Wealthbar Vs Wealthsimple Review: Best Personal Finance Site

When it comes to making major financial decisions, we are sometimes flooded with various investment choices that become a bit overwhelming.

Luckily for us, we have different websites and platforms that take all of the burdens off of us when it comes to making these choices.

If you’re anything like me, as much as investing and making money makes me excited, it also drives me to the brink of insanity when I have to look through the different investment options which look pretty appealing.

Thank goodness for sites like Wealthsimple and Wealthbar (CI Direct Investing). They narrow down the choices and help us choose the best financial options which also fit our budgets.

However, with these two fantastic websites, it becomes a bit difficult to choose which one to use…

We’re gonna help you decide what site is the best for you!

Hang on! It’s gonna be a fun ride!

What is Wealthsimple?

Wealthsimple is a web-based investment manager that blends cutting-edge technology with professional financial advice. They offer you the option of investing in a managed portfolio (Wealthsimple Invest), self-directed trading (Wealthsimple Trade), or a high-interest savings account (Wealthsimple Save) (Wealthsimple Save). They’ve been around since 2014 and now manage over $3 billion in assets.

They began by offering smart, straightforward investing without the high fees and account minimums associated with conventional asset management.

Their cutting-edge technology helps you earn the best possible return while minimizing your tax bill by investing your money in a globally diversified portfolio of low-cost index funds.

This means they can do things like automatic rebalancing, dividend reinvesting, and tax loss harvesting, which were previously only available to the ultra-rich or were too time-consuming and boring for most people to do on their own.

What is Wealthbar (CI Direct Investing)?

In British Columbia and Ontario, Wealthbar is a licensed fund manager and full life insurance agent. They advertise themselves as providing quality online investment at a low cost. They are in control of over $275 million in cash. 

With convenient online savings and investment resources, as well as financial advice at your fingertips, Wealthbar makes it simple to develop your financial future. Their services aid you with:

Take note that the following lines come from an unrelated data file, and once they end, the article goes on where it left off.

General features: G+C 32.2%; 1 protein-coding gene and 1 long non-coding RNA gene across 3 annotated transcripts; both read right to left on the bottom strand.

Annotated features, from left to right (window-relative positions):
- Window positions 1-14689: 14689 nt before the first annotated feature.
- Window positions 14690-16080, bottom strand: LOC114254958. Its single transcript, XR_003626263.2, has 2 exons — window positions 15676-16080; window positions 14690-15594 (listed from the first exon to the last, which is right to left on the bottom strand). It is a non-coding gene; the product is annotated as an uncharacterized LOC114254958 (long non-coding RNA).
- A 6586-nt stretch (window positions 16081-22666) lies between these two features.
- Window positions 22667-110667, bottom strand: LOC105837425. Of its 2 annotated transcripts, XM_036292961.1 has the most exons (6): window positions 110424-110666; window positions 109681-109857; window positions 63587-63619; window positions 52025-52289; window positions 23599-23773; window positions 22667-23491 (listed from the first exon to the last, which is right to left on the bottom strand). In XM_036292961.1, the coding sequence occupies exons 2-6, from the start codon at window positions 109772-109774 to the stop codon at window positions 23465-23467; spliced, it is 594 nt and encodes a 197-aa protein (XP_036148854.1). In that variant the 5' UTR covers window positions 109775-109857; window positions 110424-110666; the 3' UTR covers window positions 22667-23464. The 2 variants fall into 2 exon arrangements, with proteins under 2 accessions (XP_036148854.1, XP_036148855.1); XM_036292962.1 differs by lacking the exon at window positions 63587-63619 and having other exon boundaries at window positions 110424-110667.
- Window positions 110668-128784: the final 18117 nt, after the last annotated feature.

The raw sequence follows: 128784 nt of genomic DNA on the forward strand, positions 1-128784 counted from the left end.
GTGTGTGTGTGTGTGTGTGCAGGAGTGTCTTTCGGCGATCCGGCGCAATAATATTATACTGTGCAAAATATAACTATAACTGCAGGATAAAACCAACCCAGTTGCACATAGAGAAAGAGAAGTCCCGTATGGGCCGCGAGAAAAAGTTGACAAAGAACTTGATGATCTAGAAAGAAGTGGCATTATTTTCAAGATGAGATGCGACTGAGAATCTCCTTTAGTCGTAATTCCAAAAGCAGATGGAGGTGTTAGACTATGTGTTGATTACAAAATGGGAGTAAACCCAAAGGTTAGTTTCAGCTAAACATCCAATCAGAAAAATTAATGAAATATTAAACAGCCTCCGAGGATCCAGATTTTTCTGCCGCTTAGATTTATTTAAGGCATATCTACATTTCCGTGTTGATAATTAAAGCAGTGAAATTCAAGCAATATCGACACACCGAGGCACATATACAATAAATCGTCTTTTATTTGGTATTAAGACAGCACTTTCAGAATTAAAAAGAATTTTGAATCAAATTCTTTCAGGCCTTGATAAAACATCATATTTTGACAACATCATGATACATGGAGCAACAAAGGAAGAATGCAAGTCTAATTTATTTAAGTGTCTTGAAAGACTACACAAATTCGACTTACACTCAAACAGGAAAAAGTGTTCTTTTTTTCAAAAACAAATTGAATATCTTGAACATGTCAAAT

• Saving for your future in the ease with a professionally run portfolio that is tailored to your objectives.
  • With high-interest savings, you can put your money to work at the click of a button.
  • Getting answers to your money; questions whenever and wherever you want, so you can make informed decisions.
  • Financial advice and retirement plans are included in your already low charge, so you can prepare for a better future.

Similarities Between Wealthsimple and Wealthbar


Wealthsimple Invest and WealthBar are referred to as “robo-advisors,” which means that your investments are handled by algorithms designed to optimize your return.

Traditional financial consulting firms, on the other hand, use humans to handle your assets. Robo-advisors continuously rebalance your portfolio, tweaking the investment mix by buying and selling properties, based on your risk tolerance.

Investment Options

ETFs are included in the portfolios of both Wealthbar and Wealthsimple. ETFs, including mutual funds, serve as holdings for a variety of other portfolios.

The difference is that mutual funds are actively managed by individuals, while ETFs adhere to strict rules that are defined from the start. Due to their lower overhead costs, ETFs aim to closely track whole markets and are much less costly to buy than mutual funds.

Both services will build a portfolio for you that includes ETFs that cover corporate bonds, US stocks, foreign stocks, Canadian stocks, high-yield bonds, real estate, government bonds, and other properties.